Ibanez and I discuss Stephen Hawking, who just a few months ago said, essentially, there is no way to know what artificial intelligence might be capable of, because it will be a bigger, better intelligence than we have to imagine it. He said: “One can imagine such technology outsmarting financial markets, out-inventing human researchers, out-manipulating human leaders, and developing weapons we cannot even understand. Whereas the short-term impact of AI depends on who controls it, the long-term impact depends on whether it can be controlled at all.” This is at the core of Ibanez’s Automata, making it more frightening, really, than any of the horror films I saw at Fantastic Fest. Ibanez looks back at Isaac Asimov, saying, “he would feel that the robots are going to be good, that they are going to take care of us, but who knows if this is going to happen?” And then he hits me with this: “Maybe for the robots we are going to be like ants, we don’t care about ants. We don’t try to kill all the ants, but…” At this point he stands up… walks a few steps, then sits back down and looks at his shoe. How many ants did he just kill? Does he know? Does he care? (note: this is just a metaphor, there were certainly no ants in the brand new, spotless rooms at the Highball). But his point is well taken, artificial intelligence is a real danger, because it we don’t know where it will lead. “Maybe this intelligence will decide the best thing for human beings is to disappear,” Ibanez says, “because you remove the pain.”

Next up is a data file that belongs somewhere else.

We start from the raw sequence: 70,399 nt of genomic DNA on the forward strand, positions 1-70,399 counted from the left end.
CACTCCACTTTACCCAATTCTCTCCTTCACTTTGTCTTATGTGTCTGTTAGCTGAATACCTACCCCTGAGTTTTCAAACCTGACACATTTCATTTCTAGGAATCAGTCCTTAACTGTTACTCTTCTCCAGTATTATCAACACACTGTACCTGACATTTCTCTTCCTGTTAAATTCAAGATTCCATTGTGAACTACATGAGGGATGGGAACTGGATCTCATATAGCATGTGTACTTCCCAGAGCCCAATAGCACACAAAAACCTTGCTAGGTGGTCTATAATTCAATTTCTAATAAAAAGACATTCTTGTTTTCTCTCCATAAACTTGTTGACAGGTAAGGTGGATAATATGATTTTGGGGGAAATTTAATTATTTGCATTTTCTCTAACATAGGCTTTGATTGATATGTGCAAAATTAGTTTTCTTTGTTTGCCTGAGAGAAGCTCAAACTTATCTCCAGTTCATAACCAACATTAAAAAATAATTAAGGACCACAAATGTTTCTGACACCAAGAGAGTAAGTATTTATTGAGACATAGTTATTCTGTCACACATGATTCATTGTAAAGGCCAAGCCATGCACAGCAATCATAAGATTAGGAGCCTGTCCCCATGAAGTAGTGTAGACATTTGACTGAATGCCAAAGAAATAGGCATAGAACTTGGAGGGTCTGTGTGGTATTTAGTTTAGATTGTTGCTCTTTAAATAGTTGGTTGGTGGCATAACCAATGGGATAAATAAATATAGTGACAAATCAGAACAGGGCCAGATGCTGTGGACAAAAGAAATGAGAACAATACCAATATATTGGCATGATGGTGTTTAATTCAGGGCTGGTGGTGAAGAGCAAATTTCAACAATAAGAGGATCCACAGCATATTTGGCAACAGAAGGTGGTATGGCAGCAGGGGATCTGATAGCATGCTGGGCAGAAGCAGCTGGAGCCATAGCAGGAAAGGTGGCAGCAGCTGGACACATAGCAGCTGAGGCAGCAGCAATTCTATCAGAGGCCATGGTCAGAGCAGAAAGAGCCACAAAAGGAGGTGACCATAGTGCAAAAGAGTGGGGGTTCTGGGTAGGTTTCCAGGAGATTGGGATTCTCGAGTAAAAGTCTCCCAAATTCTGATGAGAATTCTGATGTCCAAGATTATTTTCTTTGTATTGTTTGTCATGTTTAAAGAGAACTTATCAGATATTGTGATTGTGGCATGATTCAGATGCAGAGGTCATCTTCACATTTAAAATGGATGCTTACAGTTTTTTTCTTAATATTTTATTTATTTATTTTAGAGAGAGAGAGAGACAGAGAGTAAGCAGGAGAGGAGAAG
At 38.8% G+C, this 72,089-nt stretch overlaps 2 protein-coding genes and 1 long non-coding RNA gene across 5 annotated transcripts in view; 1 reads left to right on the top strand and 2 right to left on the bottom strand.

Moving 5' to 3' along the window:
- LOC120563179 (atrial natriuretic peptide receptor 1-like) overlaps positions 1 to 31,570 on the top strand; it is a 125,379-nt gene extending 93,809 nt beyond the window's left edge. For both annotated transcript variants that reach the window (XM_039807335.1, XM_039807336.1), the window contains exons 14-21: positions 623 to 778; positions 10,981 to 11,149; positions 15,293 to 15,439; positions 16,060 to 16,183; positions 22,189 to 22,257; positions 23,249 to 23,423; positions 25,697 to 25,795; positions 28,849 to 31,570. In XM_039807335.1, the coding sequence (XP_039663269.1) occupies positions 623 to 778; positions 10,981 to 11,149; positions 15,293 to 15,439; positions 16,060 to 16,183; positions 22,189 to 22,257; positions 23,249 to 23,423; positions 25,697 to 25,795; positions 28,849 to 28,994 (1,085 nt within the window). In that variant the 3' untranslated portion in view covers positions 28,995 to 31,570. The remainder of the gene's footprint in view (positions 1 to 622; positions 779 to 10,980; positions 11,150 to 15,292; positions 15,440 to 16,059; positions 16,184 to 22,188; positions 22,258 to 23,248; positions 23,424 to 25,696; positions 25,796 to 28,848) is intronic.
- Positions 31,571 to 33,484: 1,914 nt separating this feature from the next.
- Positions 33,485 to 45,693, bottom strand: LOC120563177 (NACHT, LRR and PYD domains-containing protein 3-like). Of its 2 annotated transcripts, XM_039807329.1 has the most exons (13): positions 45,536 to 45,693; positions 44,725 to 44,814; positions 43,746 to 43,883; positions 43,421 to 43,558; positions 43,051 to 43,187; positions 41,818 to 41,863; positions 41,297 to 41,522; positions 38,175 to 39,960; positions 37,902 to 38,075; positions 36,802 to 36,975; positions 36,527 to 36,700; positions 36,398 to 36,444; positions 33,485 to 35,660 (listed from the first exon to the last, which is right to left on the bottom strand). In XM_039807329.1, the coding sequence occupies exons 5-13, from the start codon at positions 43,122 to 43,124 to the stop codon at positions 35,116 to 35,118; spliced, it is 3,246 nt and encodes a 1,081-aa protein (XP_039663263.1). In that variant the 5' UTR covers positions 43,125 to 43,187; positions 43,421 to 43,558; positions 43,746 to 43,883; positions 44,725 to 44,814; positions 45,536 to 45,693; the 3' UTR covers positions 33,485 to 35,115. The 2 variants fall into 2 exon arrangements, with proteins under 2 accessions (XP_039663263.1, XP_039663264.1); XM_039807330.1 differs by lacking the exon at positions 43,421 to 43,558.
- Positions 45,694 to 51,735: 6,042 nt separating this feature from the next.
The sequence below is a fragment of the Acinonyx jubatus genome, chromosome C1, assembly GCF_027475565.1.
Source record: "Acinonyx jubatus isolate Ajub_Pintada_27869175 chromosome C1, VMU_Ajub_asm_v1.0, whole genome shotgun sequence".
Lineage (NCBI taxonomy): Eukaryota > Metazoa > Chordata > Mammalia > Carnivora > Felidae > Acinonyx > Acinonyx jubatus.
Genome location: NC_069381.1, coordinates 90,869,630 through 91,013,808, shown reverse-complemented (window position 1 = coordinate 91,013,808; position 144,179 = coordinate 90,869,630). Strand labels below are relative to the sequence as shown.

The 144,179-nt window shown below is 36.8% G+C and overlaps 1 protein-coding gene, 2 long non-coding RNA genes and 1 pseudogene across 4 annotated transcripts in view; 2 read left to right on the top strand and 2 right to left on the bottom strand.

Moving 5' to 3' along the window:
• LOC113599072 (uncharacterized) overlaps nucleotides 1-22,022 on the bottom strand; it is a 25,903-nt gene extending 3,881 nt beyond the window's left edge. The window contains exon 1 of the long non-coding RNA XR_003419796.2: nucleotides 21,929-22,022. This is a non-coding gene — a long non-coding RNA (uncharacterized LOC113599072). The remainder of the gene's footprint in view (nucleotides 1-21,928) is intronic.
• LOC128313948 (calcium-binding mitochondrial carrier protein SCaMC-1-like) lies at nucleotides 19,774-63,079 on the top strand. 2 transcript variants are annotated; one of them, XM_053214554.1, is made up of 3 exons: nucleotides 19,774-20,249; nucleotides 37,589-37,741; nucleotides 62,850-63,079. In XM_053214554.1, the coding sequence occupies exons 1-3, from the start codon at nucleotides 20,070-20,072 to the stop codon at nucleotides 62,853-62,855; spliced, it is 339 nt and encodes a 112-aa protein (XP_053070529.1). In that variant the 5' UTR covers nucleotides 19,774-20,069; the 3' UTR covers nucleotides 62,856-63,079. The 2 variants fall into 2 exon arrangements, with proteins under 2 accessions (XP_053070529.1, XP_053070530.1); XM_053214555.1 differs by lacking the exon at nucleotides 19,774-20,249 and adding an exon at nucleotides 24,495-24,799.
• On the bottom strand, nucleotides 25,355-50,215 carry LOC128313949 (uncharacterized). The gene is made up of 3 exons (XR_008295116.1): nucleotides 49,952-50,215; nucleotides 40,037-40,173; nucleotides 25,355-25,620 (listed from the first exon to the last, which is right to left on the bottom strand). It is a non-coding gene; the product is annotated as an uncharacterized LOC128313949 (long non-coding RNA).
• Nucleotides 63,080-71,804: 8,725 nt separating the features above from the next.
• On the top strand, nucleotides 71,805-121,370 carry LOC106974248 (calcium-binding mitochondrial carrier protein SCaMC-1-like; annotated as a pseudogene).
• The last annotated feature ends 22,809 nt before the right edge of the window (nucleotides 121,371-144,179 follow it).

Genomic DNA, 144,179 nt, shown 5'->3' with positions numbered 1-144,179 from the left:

Automata opens tonight in select theaters, looks like NYC, Detroit, Dallas, Jacksonville, Atlanta, Denver, LA, Seattle, San Francisco and somewhere in Arizona, BUT, is also available day and date on VOD, from the awesome people at Millennium Entertainment. I highly recommend this film for anyone who enjoys real science fiction, and likes to think. But beware, you will start looking at your Roomba somewhat differently.

Bears Fonté is the Founder and Executive Director of Other Worlds Austin, a new festival in Texas’ capital focused on SciFi.  Prior to that, Bears served as Director of Programming for Austin Film Festival from 2012-14, overseeing some 200 films selected to screen at eight venues over eight days.  The 2013 Festival saw 28 world premiere features and 7 films picked up at the festival or the week after.  His most recent short film, THE SECRET KEEPER, has been selected by over 35 US Film Festivals since September of 2012.  His feature thriller iCRIME, which he wrote and directed, was released on DVD, VOD and streaming by Vicious Circle Films in 2011.  Bears also self-produced two web-series which have been seen by a combined ten million viewers.

Prior to arriving in Austin, Bears wrote coverage for independent producers and coverage services in LA and placed in nearly every single screenwriting contest out there including Screenwriter’s Expo, Final Draft Big Break, Page International, Story Pros and Austin Film Festival.

Bears received his BA from Carleton College in British Studies and Theatre Studies and a MFA in Directing from Indiana University and has directed over forty plays, including the Austin Critics Table nominee Corpus Christi, and the Austin Shakespeare Festival’s Complete Works of Shakspeare Abridged. He studied writing with noted playwrights Jeff Hatcher and Denis Reardon, and directed the first-ever professional productions by Princess Grace Award-winning and Pulitzer Prize-nominated playwright Don Zolidis and up-and-coming playwright Itamar Moses. He is currently working on a new five minute short to submit to festivals in 2015.